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Zahn (far left) overseeing a skateboard-making class (Image credit: Eugenia Macias)

Are there many women in the woodworking field?

I don’t think there are a lot of women in the field yet, but I think there are more now. I also think it is a growing number because there are more efforts to involve women in this particular field. There are groups, like Women in Woodworking, that try and bring women in. There is a conference run by Furniture Society each year. This year they are having a panel specifically on women in woodworking in Philadelphia. I feel very fortunate that I have a strong network of women I can work and collaborate with — women who know what they’re doing.

Do you think sexism is more rampant in a field like woodworking, as opposed to other fields where the sexes are distributed more evenly?

Luckily, I work in L.A, which is a very progressive city. If I were working in another part of the country, I think I would face more sexism than I do here. But interestingly enough, a lot of the times I face sexism it’s from women who aren’t woodworkers. People tell me I don’t look like a furniture maker — essentially that I’m not a man with a beard and a flannel. Occasionally I’ll find a tool off Craigslist and my husband — who doesn’t know anything about tools or furniture-making — usually goes with me. When I engage with questions about the tools the person will listen to my question, then turn and answer my husband, not knowing he’s just the muscle! Occasionally, sometimes I feel like I have to put myself beneath the other person in terms of knowledge or experience, but it isn’t very frequently.

There has been a lot of support so independent businesses and local crafts in recent years. Do you think this will open the doors to spark women’s interests in woodworking?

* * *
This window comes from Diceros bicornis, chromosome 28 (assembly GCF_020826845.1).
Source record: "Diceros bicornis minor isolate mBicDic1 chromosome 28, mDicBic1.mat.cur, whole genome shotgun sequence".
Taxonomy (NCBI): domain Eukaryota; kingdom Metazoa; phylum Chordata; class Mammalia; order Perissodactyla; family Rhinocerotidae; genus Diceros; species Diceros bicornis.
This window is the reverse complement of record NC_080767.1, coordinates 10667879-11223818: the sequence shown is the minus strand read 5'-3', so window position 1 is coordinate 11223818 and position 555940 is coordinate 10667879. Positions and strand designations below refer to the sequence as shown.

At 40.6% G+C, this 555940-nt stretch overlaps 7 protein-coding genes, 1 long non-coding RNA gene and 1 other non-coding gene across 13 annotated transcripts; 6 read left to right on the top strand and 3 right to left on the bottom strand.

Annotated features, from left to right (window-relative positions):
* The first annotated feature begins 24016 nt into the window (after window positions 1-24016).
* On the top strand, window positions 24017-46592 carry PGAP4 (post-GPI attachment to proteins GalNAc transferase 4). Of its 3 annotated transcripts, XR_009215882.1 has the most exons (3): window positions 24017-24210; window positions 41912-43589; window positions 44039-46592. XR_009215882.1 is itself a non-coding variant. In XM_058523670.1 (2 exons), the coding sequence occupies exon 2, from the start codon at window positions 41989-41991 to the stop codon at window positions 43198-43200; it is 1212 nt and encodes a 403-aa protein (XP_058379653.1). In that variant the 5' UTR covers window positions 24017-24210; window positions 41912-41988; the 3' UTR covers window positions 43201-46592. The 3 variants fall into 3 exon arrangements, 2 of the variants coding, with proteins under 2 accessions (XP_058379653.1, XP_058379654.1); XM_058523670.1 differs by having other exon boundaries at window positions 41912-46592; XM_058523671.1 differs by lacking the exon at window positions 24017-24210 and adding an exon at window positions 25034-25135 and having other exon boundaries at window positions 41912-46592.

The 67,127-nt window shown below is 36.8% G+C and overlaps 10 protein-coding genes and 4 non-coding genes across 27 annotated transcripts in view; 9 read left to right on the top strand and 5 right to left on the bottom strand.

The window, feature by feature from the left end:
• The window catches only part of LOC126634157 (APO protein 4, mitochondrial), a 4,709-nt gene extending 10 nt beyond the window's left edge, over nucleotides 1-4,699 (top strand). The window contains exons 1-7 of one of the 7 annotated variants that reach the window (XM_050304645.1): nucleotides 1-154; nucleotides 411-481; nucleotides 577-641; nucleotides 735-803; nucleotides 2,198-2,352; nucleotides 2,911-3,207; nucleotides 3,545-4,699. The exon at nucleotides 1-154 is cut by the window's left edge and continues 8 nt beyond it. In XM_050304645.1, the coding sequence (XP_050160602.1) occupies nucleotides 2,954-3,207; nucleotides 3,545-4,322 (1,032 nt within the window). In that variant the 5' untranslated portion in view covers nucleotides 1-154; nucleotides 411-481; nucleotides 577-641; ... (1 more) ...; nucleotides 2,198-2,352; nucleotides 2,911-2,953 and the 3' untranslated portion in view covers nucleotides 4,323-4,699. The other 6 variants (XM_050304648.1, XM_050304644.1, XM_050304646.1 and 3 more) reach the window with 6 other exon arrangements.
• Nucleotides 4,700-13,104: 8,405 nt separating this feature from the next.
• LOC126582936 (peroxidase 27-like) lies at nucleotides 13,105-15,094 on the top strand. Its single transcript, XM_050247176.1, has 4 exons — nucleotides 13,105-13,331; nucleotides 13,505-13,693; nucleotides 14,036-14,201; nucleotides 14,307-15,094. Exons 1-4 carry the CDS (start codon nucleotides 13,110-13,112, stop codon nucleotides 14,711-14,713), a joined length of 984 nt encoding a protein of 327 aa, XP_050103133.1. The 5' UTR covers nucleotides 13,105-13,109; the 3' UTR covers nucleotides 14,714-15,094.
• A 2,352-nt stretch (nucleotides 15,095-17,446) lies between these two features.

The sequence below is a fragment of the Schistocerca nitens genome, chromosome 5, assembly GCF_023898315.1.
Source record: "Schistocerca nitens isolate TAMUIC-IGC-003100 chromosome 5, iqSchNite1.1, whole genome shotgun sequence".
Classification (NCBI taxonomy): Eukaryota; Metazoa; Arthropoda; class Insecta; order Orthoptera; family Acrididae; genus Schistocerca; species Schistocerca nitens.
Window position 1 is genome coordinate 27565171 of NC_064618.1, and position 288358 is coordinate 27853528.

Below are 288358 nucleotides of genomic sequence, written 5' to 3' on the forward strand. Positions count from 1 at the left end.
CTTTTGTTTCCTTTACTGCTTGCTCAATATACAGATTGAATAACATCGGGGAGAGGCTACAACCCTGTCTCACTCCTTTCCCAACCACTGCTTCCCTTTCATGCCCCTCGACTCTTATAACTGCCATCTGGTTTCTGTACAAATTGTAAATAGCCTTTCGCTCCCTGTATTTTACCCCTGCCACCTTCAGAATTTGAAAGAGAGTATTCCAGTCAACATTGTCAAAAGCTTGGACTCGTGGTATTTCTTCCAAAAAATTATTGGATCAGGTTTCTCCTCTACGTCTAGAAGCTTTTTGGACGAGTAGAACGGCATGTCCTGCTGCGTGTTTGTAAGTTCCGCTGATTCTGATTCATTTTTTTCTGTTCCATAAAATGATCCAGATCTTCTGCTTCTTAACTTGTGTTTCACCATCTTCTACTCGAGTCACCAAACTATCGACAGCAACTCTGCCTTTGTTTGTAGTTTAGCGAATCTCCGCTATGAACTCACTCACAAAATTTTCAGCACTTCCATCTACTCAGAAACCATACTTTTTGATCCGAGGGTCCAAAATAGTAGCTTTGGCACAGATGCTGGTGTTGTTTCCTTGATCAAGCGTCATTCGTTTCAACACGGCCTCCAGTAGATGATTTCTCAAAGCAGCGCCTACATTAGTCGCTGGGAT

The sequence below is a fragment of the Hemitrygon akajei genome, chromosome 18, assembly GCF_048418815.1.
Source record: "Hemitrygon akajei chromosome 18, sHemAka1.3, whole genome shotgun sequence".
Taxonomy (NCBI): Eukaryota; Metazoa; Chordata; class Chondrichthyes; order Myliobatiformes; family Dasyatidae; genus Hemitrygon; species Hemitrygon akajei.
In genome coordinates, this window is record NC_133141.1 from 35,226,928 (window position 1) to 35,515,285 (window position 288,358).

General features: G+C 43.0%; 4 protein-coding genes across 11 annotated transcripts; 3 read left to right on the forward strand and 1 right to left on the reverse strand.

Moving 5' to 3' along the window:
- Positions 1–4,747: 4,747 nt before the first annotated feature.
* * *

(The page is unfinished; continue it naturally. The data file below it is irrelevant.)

Yes, we absolutely are seeing a resurgence in the field of crafts. For over a decade, we’ve been very electronically-oriented, always on our phones or computers, and we feel a little disconnected. I think people are wanting to make things for themselves and have tangible skills. They are looking to make and purchase locally-produced, hand-made items. They want that connection to a maker and want to be able to tell a story about their coffee table. I think people want to hone a special craft, and it’s opening doors for people to want to do that, particularly women.

What does being a local craftsperson mean to you?

I feel very fortunate to be a woman in this field. I have women from all around the country contacting me who are interested in launching their own collective. I’m really into collaboration and offering advice, sharing experiences and information. I feel that if someone else is succeeding, then I am too, because it all comes back around. I also feel fortunate to be able to make things with my hands, and create things that I love. It’s a hard thing to do financially, but I’m finally in a position to be able to teach and work.


Follow Laura and OTS’s latest endeavors, like her newest collaboration with Angel City Lumber, a company that salvages and reclaims L.A.’s fallen trees.